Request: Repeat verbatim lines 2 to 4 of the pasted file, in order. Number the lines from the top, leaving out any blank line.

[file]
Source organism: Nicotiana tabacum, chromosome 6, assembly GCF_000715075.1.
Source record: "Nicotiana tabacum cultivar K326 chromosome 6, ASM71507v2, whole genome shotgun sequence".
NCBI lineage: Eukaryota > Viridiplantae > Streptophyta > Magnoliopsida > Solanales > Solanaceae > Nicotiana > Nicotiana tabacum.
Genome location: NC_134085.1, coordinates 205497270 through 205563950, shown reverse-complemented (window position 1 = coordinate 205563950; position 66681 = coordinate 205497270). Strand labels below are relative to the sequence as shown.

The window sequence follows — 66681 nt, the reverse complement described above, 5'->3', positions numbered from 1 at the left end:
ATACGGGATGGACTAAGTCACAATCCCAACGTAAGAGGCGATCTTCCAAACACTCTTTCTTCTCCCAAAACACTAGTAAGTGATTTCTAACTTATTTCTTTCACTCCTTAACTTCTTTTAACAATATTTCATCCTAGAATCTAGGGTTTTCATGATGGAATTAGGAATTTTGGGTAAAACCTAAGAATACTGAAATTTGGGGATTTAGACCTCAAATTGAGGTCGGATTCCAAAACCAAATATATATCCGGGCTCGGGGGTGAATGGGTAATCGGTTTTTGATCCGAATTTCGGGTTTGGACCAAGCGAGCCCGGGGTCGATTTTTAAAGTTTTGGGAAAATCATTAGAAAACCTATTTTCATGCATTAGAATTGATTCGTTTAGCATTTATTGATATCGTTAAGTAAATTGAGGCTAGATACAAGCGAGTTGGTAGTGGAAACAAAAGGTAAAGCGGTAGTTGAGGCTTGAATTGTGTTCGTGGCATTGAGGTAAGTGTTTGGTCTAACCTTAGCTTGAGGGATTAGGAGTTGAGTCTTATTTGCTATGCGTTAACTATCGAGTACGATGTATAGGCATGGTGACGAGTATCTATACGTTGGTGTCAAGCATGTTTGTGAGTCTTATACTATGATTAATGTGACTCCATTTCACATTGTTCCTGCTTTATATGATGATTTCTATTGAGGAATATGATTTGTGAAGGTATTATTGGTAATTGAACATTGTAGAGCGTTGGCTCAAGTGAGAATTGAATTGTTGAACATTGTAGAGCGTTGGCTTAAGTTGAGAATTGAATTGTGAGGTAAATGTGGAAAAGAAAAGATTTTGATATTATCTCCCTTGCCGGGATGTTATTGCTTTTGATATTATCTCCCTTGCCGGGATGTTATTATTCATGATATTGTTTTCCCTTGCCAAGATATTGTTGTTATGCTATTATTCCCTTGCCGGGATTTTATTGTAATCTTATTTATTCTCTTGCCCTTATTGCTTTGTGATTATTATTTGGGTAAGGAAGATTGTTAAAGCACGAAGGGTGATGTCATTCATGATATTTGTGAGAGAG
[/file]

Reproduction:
Source record: "Nicotiana tabacum cultivar K326 chromosome 6, ASM71507v2, whole genome shotgun sequence".
NCBI lineage: Eukaryota > Viridiplantae > Streptophyta > Magnoliopsida > Solanales > Solanaceae > Nicotiana > Nicotiana tabacum.
Genome location: NC_134085.1, coordinates 205497270 through 205563950, shown reverse-complemented (window position 1 = coordinate 205563950; position 66681 = coordinate 205497270). Strand labels below are relative to the sequence as shown.